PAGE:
While your present thoughts might be on vacations and the perfect beach read, there’s something a bit less pleasant that summer often brings with it: high energy bills. To help, we tapped experts to find proactive ways to lower your energy costs, whether you live in a house or an apartment. Put their simple yet surprisingly effective tips into action, and you’ll be spending the rest of your summer the way you ought to: without a care.
Filter out inefficiency.
A recent survey found that less than half of homeowners who plan to spring-clean take into account appliance, structural or preventative maintenance. That’s a mistake, since “regular maintenance and upkeep of critical appliances and systems can help reduce energy use — and your electric bill — during extreme weather conditions,” says Courtney Klosterman, insights expert at a national home-insurance company.
Just for starters, you could save anywhere from 5 to 15 percent off your summer energy bill from simple HVAC-filter maintenance. Clogged filters reduce airflow, negatively affecting your system’s efficiency. But restoring it to its proper level can just be a matter of either cleaning or replacing your old filter. (Which is necessary will depend on your device: Look up your model and manufacturer to find out.)
Replacement is simple enough, but there are a few different cleaning options: You can use a vacuum to suck out dust, or wash the filter with water and a little vinegar for a deeper clean. Check with your manufacturer for its suggestions.
Cool off with a heat pump.
While the name might sound a bit counterintuitive for summertime, an efficient heat pump like those made by York can very efficiently keep your home cool. Simply put, it uses a refrigerant to transfer heat either to or from your living space. “In the summer, it acts as an air conditioner, and in the winter, it reverses the refrigerant flow and becomes a heating unit,” explains Dave Budzinski, VP of global residential & light commercial at Johnson Controls, York’s parent company. “Since heat pumps are powered by electricity and operate by transferring heat rather than producing it, they can reduce home energy use significantly.” All while providing consistently pleasant indoor temperatures year-round, no matter the season.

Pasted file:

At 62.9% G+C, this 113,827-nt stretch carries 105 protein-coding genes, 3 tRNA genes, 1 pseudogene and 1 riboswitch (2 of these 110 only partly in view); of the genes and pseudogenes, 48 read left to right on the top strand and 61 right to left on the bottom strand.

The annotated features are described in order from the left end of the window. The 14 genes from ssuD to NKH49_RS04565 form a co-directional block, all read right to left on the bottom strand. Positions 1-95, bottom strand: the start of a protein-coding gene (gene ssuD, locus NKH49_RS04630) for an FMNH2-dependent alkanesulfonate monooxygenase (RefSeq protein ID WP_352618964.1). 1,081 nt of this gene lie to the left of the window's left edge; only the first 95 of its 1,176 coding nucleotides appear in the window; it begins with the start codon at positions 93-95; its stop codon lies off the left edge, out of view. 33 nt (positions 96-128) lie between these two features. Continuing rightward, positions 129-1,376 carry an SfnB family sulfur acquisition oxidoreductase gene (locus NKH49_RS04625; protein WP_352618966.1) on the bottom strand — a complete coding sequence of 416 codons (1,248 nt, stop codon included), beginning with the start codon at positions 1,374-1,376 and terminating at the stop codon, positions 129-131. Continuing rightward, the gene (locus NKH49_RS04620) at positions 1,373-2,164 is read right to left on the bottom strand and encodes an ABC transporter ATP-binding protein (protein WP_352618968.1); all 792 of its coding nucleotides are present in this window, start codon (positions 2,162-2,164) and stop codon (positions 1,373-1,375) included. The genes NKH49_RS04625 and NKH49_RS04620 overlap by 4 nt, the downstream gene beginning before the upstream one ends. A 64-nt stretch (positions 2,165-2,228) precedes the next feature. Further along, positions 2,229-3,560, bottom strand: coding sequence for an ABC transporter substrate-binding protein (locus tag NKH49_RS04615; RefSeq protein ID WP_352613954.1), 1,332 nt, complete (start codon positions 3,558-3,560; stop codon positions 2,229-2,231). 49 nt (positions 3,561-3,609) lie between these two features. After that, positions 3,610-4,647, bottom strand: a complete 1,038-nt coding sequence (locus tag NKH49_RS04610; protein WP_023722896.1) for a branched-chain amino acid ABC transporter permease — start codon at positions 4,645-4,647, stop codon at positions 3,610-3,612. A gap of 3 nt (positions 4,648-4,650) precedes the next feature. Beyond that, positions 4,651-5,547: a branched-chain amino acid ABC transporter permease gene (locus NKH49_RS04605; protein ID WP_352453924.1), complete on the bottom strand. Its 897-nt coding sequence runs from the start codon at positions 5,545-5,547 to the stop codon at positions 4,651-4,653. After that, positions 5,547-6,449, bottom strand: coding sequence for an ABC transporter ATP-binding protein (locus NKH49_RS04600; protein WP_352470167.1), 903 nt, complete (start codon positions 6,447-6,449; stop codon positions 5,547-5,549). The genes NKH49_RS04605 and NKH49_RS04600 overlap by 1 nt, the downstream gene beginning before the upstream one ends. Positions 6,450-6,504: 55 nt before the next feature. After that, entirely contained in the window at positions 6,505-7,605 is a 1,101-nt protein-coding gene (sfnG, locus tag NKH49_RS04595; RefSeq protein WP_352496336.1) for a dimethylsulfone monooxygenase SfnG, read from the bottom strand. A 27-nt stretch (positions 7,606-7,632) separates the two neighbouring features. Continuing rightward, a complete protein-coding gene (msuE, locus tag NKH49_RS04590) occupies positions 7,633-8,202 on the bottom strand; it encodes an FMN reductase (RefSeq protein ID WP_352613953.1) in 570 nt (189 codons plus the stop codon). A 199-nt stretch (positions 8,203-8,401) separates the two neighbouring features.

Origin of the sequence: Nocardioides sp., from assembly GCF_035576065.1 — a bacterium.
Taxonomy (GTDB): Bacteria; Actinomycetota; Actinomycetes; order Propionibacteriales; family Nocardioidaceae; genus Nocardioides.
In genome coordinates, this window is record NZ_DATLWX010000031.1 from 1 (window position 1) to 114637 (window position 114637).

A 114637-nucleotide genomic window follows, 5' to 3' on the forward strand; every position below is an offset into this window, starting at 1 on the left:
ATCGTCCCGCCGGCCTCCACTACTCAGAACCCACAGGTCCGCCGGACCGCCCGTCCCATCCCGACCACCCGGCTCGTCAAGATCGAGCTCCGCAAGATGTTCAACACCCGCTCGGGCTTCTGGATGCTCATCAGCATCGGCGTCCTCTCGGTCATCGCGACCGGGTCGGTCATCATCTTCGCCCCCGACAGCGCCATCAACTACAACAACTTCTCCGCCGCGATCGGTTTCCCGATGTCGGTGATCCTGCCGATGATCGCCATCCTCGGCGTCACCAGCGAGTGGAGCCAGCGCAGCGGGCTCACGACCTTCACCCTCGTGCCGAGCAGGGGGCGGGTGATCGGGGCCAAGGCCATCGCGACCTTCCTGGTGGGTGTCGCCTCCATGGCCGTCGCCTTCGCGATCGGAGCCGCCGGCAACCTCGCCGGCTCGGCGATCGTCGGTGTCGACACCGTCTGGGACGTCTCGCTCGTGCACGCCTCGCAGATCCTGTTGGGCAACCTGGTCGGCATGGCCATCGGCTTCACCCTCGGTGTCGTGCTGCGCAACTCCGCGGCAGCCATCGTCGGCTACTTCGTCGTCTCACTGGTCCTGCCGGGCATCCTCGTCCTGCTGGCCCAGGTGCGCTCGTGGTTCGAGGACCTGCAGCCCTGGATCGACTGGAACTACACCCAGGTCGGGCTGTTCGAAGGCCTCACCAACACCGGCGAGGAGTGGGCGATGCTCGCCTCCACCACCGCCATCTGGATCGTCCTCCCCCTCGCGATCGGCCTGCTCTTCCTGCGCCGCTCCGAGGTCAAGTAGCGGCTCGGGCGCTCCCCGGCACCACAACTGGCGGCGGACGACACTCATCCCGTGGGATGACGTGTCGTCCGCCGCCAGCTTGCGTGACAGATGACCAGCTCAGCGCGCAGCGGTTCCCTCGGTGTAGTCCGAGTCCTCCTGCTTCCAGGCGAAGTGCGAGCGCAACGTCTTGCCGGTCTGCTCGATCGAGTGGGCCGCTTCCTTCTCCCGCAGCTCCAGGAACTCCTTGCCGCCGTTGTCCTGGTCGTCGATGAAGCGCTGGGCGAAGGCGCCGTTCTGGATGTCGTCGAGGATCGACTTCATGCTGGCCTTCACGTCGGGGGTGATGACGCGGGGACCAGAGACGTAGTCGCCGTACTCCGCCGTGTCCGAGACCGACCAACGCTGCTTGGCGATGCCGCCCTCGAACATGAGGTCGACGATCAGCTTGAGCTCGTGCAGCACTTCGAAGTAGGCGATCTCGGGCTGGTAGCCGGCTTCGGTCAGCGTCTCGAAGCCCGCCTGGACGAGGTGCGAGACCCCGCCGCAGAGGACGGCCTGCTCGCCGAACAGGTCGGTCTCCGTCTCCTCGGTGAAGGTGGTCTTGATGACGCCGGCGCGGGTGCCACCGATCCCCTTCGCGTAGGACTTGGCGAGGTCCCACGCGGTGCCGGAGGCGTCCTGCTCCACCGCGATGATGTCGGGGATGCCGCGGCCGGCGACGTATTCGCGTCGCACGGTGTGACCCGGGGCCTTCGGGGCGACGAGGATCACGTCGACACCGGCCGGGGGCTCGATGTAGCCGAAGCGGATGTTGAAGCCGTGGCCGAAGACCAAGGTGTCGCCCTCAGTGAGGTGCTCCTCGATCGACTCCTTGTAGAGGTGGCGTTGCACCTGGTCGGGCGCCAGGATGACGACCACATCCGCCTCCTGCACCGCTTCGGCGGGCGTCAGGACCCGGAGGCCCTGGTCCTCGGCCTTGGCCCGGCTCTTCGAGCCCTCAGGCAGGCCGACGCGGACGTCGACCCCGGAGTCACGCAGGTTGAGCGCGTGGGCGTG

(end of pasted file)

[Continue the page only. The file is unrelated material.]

And not only will you end up saving money on cooling your home, you’ll also be able to take advantage of some incredible tax credits. As part of last year’s Inflation Reduction Act, households can claim a tax credit for 30 percent of the costs of buying and installing a heat pump, up to $2,000.
Unplug electronics whenever possible.
The U.S. Department of Energy (DOE) uses the term “energy vampires” to describe devices that continue to use energy while plugged in even when not in use. Some of the biggest culprits include phone chargers, TV and gaming systems, small kitchen appliances like toasters and air fryers, laptops and computers, and even hair dryers.
Close up cool air’s escape hatches.
Weather-stripping is the process of sealing openings around doors and windows to prevent airflow from your home to the outdoors and vice versa. And while it’s perhaps more well known as a means of keeping your house toasty in the winter, it’s just as crucial in summer. You don’t want your air conditioner working overtime to keep things cool because you’re constantly losing that precious chilled air to the outdoors.
Happily, weather-stripping products are easy to come by, and most are equally easy to install. Options include adhesive-backed foam, which compresses to seal gaps, and tubular rubber-gasket weather strips, which conform to openings and fill up space.
Get yourself out of hot water.
The second-highest expense in an average American home comes from the water heater, which accounts for just under 20 percent of its energy use. Do the math, and this means the average U.S. household spends between $400 and $600 a year just on heating water.
To reduce these costs, consider this recommendation from both the U.S. Consumer Product Safety Commission and the DOE: Set your water-heater temperature no higher than 120 degrees F, both to prevent scalding and to conserve energy. To save even more, try washing dishes and doing laundry in cooler water than usual when possible. It might not seem like much — but remember, all the little changes you make can together add up to big savings.
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